No Lie! Effective Storytelling during an Interview Can Land You the Job.

July 5, 2017 Steven Watson, PhD, CPRW Interviewing


 
There are hundreds of books and other resources online and on the shelf that provide sound advice to people on preparing for job interviews. However, there is one job interview technique that is often downplayed or not even mentioned—the art of storytelling to highlight important points.

Storytelling as an Effective Job Interviewing Tool

So what is storytelling in relation to job interviews? A traditional approach to answering interview questions is to provide short, direct, and fact-based responses. Doing so, though, prevents you from using the question as a platform for providing a more in-depth, compelling picture of your offerings.

Instead, use the opportunity to construct a short storytelling response that starts with the accomplishment or challenge addressed, provides a few details on the situation, and then describes how you responded, along with the outcome.

For example:

Question: How do you handle difficult people in the workplace?

Response: “I have learned to remain calm even when I may be angry and let the person know how I feel without provoking more negativity. For example, I had a co-worker who always seemed to want to challenge the people around him which created difficulty for everyone. When I saw the opportunity, I approached this person and told him how I felt about his comments and asked him to be a bit more supportive with others. It worked because he seemed to become more patient with me and others.”

A more traditional response to the question may have been to say “I may approach the person and try to help him understand the impact he has on his co-workers, including me. Otherwise, I would contact my supervisor and ask her to intervene.”

Successful storytelling during a job interview hinges on:

  • stating the primary point early in the response and then
  • providing a short example that reinforces the primary point, along with an outcome that is consistent with the original question.

No interviewer wants to suffer through a long response that does not get to the primary point until the end and then describes an outcome not connected to the question asked.  Keep the story to no more than two minutes and try to mirror the interviewer’s words contained in the question while providing the story narrative.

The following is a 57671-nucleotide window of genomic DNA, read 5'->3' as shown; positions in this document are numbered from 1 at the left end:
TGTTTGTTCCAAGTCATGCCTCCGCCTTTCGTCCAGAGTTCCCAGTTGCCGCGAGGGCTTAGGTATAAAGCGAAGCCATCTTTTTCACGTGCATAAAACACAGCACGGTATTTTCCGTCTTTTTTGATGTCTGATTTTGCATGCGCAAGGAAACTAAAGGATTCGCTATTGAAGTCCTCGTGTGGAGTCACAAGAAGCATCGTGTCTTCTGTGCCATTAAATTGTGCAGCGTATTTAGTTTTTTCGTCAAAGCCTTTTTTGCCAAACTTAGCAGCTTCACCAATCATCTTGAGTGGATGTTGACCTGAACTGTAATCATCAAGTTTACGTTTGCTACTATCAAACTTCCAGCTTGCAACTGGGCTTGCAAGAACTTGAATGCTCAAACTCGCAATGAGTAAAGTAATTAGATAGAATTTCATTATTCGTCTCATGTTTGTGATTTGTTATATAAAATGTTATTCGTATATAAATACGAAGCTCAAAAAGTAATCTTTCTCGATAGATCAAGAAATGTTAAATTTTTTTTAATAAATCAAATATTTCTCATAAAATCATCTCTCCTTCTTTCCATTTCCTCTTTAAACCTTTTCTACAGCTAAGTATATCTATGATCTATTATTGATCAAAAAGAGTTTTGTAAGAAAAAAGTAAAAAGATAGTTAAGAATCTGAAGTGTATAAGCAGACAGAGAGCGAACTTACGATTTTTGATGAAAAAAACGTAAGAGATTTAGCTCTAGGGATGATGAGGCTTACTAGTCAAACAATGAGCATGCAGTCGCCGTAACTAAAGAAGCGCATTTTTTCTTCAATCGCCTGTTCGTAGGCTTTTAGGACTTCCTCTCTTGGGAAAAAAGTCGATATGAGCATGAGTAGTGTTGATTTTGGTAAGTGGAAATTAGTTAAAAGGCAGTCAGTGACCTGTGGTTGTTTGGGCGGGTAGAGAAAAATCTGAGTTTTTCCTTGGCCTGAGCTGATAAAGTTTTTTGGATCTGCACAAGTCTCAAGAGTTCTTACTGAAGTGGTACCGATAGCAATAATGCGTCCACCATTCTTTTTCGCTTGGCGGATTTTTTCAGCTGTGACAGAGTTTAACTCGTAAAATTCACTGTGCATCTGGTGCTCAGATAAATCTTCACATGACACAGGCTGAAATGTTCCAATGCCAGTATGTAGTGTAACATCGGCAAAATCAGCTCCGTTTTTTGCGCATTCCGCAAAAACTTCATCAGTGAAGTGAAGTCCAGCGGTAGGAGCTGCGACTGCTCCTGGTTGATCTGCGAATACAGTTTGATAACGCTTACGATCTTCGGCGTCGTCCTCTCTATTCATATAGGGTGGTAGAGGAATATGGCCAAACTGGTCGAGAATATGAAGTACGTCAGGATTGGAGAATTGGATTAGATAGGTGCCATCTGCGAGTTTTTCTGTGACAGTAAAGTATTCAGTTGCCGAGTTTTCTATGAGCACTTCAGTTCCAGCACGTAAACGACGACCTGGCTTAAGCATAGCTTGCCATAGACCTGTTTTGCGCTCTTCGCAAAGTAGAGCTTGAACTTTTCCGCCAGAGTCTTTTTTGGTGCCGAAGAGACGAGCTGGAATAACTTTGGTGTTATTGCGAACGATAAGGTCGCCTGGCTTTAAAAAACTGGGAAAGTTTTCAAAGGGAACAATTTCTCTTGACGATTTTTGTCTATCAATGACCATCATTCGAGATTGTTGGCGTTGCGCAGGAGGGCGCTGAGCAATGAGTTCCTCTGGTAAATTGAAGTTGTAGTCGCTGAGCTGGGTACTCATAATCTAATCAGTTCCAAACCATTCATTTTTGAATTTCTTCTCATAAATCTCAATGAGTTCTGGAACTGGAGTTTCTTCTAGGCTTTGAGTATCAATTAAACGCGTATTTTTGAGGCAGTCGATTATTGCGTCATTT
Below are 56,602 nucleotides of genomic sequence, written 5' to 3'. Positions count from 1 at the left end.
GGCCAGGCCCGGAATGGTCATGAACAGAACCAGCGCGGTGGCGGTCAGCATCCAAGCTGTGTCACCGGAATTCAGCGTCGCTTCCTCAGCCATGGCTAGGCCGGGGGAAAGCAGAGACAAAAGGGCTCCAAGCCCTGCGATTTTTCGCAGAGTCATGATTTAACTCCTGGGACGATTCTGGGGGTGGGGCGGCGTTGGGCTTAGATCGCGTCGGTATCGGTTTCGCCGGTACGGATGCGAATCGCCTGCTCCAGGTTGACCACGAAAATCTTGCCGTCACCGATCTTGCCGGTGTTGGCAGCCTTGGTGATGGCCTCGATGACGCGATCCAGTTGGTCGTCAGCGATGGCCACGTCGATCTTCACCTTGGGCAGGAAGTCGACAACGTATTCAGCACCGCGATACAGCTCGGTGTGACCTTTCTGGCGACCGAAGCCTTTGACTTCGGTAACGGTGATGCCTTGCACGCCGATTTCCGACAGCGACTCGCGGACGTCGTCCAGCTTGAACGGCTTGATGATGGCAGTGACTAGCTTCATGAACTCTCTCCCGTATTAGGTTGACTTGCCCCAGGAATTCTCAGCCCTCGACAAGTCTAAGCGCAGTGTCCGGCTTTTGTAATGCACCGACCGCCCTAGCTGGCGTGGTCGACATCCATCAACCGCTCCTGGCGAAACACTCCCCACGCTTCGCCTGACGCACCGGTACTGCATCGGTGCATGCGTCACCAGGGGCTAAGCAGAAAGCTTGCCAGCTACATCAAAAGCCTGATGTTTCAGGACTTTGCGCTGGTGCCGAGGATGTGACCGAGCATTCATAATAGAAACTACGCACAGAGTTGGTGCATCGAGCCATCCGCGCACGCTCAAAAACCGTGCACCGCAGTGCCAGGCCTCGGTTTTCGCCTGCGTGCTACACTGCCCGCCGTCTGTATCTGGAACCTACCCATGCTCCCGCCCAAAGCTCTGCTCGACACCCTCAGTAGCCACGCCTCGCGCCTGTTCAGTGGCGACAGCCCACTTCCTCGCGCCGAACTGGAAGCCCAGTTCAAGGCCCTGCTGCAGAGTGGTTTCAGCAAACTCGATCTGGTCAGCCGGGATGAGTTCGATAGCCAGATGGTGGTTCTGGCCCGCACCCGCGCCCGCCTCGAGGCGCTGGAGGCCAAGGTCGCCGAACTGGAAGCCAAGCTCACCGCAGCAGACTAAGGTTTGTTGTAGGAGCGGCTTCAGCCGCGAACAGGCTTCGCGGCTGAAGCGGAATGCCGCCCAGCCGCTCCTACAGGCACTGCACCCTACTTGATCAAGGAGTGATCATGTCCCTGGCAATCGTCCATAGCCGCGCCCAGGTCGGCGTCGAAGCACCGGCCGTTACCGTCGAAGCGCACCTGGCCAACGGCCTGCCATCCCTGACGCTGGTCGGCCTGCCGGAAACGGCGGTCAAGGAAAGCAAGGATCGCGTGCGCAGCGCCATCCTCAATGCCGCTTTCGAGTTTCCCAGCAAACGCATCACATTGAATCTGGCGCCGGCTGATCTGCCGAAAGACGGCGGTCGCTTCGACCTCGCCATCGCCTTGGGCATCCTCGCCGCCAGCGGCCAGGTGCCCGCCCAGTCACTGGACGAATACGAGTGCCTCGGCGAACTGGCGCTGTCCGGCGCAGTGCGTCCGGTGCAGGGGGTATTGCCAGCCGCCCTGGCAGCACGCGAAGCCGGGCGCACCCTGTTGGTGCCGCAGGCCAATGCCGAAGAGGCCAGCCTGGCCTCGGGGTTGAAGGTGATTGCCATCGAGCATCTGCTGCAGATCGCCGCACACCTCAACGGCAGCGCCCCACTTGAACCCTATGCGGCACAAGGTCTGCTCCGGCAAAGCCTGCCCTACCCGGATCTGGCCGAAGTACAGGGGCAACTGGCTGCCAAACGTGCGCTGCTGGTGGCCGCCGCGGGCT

Benefits of Job Interview Storytelling

People have been telling stories for about as long as they could live in groups and converse with each other. Most everyone seems to enjoy a good story and this is certainly the case in job interviews. Storytelling puts people in the same place and thinking about the same issues which can become a bonding moment. If you can help an interviewer view you as a real person and not just the next person in the interview line, you have done a lot to separate yourself as a candidate.

Conclusion

Storytelling does not necessarily come naturally to people and will often take practice and role playing to get it right. However, it should become a part of every job applicant’s interview preparation process.

Before each job interview, anticipate the type of questions that will probably be asked and that are suitable for storytelling. This includes questions, such as:

“Tell me about yourself?”

“How do you handle failure?”

“How do you manage a project given to you to complete?”

Storytelling has become a basic concept used in most successful sales, marketing, and branding strategies and interventions. A job interview is really nothing more than an applicant’s opportunity to sell herself to the prospective employer. By adding storytelling to your arsenal of interviewing tools, you are enhancing your chances of landing that great job!

Job Interview, job search, storytelling,


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